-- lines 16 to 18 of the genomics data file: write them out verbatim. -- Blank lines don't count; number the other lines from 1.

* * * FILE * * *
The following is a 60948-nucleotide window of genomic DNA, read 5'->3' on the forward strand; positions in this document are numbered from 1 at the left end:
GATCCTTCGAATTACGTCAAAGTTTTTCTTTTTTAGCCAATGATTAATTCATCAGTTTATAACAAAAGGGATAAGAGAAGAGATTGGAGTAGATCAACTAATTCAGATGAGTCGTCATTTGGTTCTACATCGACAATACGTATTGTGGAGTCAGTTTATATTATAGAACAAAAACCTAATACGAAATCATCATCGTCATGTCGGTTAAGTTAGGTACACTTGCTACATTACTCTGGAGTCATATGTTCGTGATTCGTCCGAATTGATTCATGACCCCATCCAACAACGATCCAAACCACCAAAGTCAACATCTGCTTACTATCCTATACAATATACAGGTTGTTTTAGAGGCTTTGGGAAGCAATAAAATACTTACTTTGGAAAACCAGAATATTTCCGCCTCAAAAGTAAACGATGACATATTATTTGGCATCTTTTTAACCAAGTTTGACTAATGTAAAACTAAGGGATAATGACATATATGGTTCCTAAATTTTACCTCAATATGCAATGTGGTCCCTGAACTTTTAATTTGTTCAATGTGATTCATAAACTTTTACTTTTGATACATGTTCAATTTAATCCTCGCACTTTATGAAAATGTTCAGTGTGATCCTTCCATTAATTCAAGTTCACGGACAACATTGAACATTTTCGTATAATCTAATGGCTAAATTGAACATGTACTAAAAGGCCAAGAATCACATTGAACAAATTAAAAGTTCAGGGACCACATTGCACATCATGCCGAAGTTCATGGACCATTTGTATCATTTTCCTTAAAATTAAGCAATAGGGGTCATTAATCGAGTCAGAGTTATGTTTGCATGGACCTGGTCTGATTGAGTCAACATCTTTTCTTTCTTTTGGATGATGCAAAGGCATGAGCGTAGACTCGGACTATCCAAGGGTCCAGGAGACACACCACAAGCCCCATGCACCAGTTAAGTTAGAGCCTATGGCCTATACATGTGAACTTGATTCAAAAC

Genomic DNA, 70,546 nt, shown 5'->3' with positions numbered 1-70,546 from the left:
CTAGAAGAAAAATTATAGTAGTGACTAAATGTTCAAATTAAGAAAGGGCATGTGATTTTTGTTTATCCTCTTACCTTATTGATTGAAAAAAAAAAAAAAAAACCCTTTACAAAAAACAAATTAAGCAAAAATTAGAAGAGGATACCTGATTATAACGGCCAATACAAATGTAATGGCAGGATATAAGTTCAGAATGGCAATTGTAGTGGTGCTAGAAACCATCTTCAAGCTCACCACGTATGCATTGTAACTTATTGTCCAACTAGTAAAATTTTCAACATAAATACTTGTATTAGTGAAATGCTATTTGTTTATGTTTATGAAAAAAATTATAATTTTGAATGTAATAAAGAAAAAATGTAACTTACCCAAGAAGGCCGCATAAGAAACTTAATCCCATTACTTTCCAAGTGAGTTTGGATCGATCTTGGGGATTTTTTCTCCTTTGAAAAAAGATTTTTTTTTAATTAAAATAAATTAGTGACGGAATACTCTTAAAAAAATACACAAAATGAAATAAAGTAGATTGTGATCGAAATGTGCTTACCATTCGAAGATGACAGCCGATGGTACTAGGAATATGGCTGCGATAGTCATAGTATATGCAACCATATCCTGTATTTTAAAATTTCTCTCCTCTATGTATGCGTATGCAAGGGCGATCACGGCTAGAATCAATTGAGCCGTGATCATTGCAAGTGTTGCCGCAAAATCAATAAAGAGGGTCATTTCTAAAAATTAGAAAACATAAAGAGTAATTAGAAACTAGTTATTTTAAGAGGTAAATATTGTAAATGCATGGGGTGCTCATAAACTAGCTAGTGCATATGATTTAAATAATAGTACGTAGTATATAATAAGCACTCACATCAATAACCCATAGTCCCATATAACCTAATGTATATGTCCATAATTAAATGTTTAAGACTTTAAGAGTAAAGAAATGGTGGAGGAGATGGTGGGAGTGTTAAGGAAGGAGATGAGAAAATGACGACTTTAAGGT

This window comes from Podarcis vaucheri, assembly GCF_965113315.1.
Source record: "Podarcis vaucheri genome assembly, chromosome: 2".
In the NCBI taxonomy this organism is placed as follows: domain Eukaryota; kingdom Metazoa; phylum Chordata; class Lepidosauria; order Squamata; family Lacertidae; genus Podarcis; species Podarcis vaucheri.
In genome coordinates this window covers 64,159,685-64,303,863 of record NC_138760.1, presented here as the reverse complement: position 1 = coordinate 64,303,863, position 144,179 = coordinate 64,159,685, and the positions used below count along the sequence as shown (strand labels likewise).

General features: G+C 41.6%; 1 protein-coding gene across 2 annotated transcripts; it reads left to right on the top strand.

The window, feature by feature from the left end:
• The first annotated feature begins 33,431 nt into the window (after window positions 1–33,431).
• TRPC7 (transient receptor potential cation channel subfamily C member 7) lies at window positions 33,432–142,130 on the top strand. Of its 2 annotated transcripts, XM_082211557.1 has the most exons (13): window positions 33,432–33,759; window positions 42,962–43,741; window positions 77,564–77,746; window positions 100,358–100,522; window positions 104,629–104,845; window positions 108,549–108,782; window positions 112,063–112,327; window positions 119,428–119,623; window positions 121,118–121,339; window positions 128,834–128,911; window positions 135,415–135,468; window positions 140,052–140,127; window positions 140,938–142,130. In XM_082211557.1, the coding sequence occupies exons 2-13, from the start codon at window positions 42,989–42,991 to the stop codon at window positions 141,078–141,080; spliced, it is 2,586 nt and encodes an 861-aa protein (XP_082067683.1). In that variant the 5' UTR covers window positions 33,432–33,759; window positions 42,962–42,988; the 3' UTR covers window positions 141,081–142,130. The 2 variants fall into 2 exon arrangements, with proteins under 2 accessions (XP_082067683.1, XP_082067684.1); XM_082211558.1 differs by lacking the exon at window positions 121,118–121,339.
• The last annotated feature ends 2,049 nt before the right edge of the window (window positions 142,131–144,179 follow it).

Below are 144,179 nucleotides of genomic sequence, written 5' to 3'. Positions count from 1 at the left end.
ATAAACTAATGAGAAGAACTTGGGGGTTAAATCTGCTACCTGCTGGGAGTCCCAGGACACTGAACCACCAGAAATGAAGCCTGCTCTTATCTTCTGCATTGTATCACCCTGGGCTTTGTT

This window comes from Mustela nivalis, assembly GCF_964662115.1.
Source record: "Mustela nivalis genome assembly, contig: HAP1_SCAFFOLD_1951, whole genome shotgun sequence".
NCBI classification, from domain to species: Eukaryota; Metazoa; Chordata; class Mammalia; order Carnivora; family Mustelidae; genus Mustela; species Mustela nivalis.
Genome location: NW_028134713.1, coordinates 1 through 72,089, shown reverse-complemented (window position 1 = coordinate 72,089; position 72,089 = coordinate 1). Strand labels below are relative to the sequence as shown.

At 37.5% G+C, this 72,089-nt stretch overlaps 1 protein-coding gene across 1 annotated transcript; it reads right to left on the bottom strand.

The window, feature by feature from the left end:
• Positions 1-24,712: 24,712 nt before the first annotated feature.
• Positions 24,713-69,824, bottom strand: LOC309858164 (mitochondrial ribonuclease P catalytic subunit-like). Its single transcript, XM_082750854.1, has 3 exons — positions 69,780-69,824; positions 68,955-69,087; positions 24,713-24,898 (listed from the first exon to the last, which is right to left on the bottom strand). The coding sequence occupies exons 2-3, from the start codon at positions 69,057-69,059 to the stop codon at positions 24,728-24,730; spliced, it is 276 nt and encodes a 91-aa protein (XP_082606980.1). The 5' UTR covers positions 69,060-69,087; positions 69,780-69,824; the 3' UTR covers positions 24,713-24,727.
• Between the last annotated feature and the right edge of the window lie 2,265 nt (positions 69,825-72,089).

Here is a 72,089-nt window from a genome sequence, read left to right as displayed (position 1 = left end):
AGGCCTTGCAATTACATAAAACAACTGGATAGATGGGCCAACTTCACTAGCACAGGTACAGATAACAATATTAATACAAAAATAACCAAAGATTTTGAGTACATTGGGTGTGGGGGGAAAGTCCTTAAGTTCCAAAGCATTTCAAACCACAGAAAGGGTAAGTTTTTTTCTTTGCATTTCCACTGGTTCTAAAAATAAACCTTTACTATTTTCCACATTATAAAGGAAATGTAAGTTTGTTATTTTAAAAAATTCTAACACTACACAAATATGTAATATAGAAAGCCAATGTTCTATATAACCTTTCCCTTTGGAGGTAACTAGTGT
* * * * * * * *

This window comes from Mustela nivalis, assembly GCF_964662115.1.
Source record: "Mustela nivalis genome assembly, contig: HAP1_SCAFFOLD_1951, whole genome shotgun sequence".
NCBI classification, from domain to species: Eukaryota; Metazoa; Chordata; class Mammalia; order Carnivora; family Mustelidae; genus Mustela; species Mustela nivalis.